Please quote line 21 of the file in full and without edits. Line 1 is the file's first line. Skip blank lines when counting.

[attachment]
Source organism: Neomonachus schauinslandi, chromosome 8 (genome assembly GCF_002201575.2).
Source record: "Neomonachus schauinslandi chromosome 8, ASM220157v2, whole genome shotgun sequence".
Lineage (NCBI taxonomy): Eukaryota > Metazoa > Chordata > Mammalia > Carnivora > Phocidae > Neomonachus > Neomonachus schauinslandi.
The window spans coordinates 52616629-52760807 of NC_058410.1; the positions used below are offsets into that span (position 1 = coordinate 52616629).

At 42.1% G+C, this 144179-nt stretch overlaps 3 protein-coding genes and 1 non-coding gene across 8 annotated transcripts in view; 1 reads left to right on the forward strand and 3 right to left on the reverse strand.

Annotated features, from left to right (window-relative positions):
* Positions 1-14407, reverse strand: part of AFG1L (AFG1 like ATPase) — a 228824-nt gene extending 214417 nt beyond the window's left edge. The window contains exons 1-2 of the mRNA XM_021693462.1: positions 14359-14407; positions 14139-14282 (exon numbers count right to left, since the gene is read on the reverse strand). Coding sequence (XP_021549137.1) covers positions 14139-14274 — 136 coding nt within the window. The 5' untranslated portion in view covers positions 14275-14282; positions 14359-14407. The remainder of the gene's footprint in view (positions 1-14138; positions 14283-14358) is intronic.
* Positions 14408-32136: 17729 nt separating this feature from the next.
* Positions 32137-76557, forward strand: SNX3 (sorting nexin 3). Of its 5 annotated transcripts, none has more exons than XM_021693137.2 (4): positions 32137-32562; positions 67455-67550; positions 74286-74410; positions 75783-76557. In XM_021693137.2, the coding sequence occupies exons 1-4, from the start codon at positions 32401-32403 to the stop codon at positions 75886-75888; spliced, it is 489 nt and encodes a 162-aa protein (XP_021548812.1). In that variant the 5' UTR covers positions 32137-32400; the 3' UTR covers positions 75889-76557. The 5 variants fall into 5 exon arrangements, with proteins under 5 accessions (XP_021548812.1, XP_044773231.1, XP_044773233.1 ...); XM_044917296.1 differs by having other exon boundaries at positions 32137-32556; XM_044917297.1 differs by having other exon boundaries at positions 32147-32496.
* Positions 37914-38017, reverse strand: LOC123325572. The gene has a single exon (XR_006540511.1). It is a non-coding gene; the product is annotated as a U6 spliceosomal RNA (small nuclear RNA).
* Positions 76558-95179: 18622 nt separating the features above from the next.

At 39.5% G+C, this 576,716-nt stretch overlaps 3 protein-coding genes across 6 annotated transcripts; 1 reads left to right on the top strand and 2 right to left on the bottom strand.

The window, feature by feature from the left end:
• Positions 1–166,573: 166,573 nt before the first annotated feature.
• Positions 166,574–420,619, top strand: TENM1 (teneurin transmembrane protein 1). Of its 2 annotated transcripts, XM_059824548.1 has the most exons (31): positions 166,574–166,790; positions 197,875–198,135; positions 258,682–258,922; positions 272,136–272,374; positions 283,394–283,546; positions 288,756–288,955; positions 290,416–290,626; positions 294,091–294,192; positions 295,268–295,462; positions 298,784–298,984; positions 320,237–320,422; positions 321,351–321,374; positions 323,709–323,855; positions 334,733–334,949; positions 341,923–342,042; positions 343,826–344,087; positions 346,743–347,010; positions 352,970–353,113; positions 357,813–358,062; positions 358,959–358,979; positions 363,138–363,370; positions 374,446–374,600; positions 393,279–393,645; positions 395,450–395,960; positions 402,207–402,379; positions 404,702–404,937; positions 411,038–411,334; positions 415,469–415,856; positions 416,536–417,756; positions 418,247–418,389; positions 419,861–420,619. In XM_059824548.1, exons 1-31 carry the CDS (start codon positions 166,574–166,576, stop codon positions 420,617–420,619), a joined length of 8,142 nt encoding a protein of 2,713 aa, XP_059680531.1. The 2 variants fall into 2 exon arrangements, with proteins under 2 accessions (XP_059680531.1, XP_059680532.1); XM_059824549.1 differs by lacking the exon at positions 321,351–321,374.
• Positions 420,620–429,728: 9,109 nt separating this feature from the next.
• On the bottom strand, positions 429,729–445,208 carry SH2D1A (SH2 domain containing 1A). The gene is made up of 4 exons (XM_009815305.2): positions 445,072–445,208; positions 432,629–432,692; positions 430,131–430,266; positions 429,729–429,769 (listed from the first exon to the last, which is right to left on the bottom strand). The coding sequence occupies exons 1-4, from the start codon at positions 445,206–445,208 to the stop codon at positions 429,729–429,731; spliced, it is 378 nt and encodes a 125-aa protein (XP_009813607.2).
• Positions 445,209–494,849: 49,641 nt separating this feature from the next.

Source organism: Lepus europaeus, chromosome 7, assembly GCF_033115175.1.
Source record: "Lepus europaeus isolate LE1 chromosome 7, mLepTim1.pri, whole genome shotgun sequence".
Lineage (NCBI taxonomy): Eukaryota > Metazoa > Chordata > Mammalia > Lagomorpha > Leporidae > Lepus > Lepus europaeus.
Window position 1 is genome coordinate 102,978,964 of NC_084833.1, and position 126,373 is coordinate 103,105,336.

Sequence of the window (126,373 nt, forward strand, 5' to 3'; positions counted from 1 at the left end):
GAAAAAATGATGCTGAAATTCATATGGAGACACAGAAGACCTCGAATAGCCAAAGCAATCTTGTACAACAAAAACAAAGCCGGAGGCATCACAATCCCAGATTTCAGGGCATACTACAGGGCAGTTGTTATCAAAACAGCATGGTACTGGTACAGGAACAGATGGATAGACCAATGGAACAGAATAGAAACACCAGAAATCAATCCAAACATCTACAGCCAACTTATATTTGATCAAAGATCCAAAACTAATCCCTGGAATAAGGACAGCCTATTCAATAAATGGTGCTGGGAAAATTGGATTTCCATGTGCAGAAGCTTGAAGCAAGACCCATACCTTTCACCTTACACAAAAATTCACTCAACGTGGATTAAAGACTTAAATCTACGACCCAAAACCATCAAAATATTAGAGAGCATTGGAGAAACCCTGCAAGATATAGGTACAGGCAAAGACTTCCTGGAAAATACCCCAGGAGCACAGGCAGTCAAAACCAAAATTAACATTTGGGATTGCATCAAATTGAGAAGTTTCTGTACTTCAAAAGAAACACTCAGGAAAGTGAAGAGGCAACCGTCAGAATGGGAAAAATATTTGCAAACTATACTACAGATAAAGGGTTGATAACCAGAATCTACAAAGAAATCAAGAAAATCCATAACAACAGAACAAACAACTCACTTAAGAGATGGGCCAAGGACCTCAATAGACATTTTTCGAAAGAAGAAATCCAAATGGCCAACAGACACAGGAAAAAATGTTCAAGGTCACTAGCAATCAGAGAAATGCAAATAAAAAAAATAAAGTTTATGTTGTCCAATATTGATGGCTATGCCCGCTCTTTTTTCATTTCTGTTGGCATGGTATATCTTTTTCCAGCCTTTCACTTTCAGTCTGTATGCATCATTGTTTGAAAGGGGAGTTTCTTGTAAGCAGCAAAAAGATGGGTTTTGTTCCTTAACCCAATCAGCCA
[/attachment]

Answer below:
Lineage (NCBI taxonomy): Eukaryota > Metazoa > Chordata > Mammalia > Lagomorpha > Leporidae > Lepus > Lepus europaeus.